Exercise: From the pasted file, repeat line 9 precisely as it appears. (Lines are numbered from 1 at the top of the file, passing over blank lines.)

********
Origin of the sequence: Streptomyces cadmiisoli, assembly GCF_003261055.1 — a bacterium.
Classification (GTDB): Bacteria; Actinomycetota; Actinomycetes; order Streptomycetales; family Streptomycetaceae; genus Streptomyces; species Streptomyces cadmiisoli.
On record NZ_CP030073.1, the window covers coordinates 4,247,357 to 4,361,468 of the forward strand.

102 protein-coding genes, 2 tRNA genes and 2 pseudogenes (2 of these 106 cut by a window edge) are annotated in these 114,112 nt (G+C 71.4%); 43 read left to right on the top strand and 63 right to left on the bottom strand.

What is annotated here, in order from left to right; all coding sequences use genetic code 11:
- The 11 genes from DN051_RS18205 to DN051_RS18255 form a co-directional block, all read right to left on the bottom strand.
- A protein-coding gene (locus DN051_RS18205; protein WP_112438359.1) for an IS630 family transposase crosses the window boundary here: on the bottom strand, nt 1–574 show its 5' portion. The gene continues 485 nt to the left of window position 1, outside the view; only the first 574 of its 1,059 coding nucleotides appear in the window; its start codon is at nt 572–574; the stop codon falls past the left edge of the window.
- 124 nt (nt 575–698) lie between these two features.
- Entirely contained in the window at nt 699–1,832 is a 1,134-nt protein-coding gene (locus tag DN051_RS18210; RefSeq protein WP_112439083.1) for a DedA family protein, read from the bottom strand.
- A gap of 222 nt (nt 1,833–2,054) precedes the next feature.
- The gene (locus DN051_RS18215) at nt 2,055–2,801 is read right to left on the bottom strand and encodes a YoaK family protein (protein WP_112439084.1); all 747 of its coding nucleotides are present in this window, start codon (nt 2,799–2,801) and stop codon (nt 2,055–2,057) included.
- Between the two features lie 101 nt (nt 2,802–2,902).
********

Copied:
- Entirely contained in the window at nt 699–1,832 is a 1,134-nt protein-coding gene (locus tag DN051_RS18210; RefSeq protein WP_112439083.1) for a DedA family protein, read from the bottom strand.